The cot at Sadda Pind in Amritsar, known as the Biggest Cot in India, measures 12 feet wide and 18 feet long. It has been specifically designed to comfortably accommodate up to 40 people at a time. The primary purpose of constructing this cot was to reintroduce visitors to the significance of cots in Punjabi village life, symbolizing efficiency, hospitality, and togetherness.
The construction of the cot involved the use of high-quality wood and took approximately 2.5 months to complete. Skilled labourers meticulously selected the finest wood and dedicatedly worked to create this unique piece of furniture. The weaving of the cot required around 39 kilograms of rope, further highlighting the craftsmanship and attention to detail involved.
Visitors to Sadda Pind have the opportunity to experience the significance of the cot first hand. It serves as a reminder of the civic harmony found in Punjabi villages, where people from different religions, castes, and classes would come together to sit on cots, sharing their joys and sorrows. For many visitors, this cot rekindles childhood memories and provides a chance to reconnect with the cultural heritage of Punjab.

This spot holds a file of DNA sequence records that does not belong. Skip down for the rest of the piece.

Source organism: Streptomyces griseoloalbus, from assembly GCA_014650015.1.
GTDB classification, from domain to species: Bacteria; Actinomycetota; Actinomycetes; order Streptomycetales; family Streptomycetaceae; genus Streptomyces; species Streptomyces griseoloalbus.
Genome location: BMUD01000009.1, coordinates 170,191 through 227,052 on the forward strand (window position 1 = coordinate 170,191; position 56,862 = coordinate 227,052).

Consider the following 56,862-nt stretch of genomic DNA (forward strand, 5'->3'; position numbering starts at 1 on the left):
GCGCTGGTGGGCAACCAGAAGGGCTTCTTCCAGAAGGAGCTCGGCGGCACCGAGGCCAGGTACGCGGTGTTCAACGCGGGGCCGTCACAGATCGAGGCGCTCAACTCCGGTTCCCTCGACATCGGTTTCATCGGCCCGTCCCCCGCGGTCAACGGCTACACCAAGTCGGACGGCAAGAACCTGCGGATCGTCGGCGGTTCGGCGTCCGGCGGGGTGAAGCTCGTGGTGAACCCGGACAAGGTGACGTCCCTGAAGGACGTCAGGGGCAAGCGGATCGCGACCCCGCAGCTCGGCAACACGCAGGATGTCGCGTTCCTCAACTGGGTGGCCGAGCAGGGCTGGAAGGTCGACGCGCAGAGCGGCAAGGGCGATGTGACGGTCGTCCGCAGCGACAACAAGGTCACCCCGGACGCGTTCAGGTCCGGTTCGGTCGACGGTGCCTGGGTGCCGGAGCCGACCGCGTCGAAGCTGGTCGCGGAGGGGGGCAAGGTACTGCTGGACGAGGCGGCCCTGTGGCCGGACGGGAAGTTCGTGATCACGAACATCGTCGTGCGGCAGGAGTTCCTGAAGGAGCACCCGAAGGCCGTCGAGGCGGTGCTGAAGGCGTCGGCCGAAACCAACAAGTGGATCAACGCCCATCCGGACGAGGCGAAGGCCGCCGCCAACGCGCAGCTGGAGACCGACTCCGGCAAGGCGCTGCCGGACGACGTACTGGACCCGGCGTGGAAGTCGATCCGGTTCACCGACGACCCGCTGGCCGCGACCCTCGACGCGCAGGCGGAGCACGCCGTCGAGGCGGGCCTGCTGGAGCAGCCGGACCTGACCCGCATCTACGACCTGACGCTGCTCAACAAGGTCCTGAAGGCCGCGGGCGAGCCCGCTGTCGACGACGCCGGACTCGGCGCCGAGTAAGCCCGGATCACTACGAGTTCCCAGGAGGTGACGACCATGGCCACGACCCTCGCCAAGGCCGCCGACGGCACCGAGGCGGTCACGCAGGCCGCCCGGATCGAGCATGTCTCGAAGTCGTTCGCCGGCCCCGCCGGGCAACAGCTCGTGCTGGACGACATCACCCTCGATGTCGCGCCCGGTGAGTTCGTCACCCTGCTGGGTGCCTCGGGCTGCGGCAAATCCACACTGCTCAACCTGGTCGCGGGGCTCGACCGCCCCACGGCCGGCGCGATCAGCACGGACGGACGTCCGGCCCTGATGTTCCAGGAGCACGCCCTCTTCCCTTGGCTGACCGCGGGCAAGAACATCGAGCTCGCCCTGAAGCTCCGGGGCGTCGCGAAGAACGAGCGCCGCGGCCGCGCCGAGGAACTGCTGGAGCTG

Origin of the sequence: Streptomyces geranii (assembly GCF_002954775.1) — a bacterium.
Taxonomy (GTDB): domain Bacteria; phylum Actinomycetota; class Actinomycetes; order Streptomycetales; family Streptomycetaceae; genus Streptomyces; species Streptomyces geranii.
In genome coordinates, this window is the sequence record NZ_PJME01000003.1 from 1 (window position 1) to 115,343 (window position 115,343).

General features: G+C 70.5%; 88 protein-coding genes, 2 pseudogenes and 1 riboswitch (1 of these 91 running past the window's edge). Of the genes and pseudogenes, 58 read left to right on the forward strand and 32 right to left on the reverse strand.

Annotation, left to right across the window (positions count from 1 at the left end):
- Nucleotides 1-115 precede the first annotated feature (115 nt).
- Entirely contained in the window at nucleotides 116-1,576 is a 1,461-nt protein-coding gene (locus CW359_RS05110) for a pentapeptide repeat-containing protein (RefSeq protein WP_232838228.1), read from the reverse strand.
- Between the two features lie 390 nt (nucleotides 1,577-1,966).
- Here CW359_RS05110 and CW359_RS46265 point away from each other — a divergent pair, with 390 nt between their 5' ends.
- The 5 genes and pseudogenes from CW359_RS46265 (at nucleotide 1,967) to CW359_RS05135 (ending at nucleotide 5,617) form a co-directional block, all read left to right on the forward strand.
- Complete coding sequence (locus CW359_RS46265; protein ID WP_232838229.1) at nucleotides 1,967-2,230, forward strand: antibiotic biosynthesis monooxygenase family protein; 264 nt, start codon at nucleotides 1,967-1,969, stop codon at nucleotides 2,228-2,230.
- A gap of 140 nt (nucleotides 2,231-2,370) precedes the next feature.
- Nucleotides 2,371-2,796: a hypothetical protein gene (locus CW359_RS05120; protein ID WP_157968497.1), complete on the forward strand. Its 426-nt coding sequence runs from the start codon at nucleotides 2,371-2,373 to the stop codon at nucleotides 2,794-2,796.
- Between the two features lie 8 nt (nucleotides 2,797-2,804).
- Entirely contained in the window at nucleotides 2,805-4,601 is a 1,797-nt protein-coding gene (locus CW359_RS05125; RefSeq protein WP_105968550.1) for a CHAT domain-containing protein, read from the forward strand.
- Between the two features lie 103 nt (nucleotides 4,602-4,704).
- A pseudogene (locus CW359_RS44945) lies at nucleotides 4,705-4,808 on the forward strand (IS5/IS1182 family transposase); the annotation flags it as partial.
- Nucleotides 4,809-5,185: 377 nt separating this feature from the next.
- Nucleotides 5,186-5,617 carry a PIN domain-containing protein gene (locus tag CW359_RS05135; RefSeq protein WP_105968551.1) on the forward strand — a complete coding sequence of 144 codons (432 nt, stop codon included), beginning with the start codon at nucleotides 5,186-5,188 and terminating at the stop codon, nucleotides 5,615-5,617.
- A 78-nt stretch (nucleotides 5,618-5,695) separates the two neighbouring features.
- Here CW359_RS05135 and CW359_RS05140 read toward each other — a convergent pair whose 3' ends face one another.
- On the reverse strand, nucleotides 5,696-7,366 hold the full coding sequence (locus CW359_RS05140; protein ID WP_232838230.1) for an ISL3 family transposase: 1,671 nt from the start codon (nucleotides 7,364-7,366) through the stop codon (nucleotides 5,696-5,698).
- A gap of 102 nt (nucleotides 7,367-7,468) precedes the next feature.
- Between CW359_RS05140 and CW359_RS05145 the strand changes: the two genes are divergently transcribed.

Known as 'Manja' in Punjabi and 'Khatia' or 'Charpai' in Hindi, the cot has a long history in India. Its lightweight nature allowed for easy portability, a feature that impressed travellers like Ibne Battuta. The exact origins of the charpai are unclear, but it is believed to be more than 5,000 years old.
Traditionally, wooden cots served multiple purposes in rural households. They were used for sitting, sleeping, drying grains, sunbathing, and even as a means to transport the sick and elderly to hospitals. The cot played a significant role in the social, religious, and political aspects of village life, bringing people together on a common platform.
Sadda Pind aims to preserve Punjab's cot culture and the traditional knowledge of cot weaving. As visitors enter Sadda Pind, they are greeted by the Biggest Charpai in India. Guests can sit on it, take a peaceful nap, and reconnect with the cultural heritage of their ancestors while creating new memories of their own. By showcasing this cot, Sadda Pind seeks to revive and celebrate the importance of cots in Punjabi village life.